Still, the thought of morally educative art is interesting. I’ve often thought of what kinds of art I’d want to expose my own children to in the development of their moral character. What kinds of lesson would I want them to absorb and learn from as they develop an internal sense of ethics and morality?

Stay Awesome,

Ryan

Reflection: T1J – On Riots

My Monday post this week is late. Instead of trying to cobble something together, I will share this video from T1J’s YouTube channel published last week. It gave me a lot to think about.

“Now these stories are very complex and nuanced, and American schools generally do a bad job of teaching Black history. But the point I’m making is, it’s not true that Martin Luther King Jr. did some peaceful protests and gave some speeches and then single-handedly changed everyone’s minds. The progress we’ve seen is due to the combined efforts of Black leaders and activists throughout history, some of whom disagreed on the best path forward, but all of whom contributed towards shaping the world and making the world a little better for people of color. Another thing people fail to realize is that Martin Luther King Jr. was very unpopular during his time. So, whether or not something is palatable to the white masses is not a good measure of whether it is the right thing to do.”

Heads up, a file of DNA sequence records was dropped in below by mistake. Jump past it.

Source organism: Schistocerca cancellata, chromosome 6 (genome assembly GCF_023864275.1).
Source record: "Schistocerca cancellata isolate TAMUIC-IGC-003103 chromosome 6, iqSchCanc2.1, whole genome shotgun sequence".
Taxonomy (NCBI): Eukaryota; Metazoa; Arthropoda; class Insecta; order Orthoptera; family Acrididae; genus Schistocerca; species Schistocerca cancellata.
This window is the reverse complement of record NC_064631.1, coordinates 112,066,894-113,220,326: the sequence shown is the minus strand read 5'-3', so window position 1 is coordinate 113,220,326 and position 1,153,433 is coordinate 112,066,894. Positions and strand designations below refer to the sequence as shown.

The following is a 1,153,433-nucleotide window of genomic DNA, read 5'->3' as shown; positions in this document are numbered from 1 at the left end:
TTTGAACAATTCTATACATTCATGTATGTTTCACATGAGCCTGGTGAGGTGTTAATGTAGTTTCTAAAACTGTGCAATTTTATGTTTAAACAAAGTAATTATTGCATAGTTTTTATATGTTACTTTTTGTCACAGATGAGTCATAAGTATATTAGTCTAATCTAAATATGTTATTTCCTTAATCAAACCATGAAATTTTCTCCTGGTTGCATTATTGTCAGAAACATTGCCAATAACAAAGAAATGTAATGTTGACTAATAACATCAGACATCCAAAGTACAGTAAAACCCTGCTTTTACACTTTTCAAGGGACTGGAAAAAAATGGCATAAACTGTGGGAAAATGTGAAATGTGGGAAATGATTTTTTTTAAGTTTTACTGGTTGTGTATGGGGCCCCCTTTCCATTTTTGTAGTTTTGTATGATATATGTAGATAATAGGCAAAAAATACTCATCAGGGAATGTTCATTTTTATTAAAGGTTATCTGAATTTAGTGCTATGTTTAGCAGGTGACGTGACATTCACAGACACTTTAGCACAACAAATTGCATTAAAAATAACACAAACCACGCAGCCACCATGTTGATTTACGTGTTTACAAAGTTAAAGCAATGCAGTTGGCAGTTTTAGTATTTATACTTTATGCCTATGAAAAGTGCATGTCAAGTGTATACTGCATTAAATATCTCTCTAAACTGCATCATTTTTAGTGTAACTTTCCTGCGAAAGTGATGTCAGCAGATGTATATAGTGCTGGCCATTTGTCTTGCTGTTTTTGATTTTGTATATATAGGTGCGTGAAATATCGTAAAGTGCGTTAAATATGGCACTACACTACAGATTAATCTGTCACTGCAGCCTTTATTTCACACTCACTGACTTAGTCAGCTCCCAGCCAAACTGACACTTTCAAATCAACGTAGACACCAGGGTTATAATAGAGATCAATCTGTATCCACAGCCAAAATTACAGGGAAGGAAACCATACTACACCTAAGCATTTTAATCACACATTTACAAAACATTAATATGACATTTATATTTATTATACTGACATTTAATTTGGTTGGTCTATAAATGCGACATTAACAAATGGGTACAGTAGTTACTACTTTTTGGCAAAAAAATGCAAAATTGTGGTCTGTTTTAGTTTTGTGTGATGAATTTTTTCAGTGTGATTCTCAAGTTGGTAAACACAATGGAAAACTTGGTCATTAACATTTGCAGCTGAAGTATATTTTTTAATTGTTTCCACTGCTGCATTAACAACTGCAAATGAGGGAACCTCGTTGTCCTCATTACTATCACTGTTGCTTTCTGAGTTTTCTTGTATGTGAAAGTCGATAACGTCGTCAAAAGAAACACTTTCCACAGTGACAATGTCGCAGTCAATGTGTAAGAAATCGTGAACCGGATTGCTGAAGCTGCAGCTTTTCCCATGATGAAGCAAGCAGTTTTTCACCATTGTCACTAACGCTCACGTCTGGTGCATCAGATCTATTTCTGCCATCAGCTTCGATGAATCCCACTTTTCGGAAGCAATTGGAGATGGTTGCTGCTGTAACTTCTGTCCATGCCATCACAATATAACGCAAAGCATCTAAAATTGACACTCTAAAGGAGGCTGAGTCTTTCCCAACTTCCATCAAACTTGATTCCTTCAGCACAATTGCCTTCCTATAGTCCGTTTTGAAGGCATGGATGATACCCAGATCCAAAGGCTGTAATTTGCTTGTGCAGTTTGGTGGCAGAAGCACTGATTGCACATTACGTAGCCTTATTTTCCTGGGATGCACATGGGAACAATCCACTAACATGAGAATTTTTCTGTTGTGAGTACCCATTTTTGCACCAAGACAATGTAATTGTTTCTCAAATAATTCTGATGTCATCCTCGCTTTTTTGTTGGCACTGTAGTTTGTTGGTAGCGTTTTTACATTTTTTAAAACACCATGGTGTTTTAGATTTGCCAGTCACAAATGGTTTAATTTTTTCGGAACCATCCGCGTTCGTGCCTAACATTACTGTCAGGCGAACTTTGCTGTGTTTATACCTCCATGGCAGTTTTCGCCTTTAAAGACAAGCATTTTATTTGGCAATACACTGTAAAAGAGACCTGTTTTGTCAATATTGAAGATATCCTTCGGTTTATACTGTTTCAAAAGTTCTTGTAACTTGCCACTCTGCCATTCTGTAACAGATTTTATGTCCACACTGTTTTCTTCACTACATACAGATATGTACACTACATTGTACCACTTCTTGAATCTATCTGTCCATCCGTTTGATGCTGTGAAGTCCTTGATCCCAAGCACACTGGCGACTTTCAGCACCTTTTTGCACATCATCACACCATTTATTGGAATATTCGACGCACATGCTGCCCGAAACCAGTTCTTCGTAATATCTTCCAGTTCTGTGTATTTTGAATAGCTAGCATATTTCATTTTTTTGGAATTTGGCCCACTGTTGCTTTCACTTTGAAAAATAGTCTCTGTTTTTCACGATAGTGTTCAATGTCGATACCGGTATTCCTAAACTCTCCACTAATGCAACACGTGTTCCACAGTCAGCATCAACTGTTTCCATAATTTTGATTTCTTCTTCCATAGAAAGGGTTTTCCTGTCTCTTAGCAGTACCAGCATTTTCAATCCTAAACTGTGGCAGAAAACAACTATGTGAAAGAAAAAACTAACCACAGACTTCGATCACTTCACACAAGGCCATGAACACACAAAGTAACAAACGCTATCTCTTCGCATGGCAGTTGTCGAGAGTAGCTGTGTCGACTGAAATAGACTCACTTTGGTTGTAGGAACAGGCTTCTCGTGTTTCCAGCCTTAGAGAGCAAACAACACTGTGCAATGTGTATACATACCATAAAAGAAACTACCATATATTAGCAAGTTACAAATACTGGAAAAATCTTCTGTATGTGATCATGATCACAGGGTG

“On Riots” 7:24-8:07

Stay Awesome,

Ryan

Friday Round-up – June 5, 2020

My attention this week has largely focused on what’s happening in the United States with the protests and marches. As such, the vast majority of this week’s round-up are a collection of posts from social media that I want to help amplify.

Here is my round-up for the week ending on June 5th, 2020:

📖Article – James Mattis Denounces President Trump, Describes Him as a Threat to the Constitution | The Atlantic

I read Mattis’s memoir a few months back, and in it he specifically states that he does not intend to publically comment or speak out against a sitting President. He notes that it’s inappropriate as a former military member (he feels that there should be a separation between executive politics and the military) and as a former Cabinet member. The implication is that while he resigned his post in protest over the policy decisions being made by the White House, there will come a time when he feels it would be appropriate to finally criticize the President he served under. That is what made this post all the more surprising (thought not surprising when you read it) – things have gotten to the point that he feels his silence is counter-productive to upholding the American Constitution. Based on his memoir, I hold Mattis in high regard, both as a leader and as a thinker, so this is something I took note of.

💭 Reflection – What can I do as a white ally?

When this week started, I could find no words that would be appropriate. This is, of course, a huge privilege – that I can choose to remain silent while people are out fighting for their lives and a better world.

It would be inappropriate for me to wax on about my thoughts because that would mean centering my voice (even if this is my blog). My voice, my thoughts, and my opinions are not important in this social conversation. Instead, I want to share and amplify some of the great ideas that I bookmarked in my feed.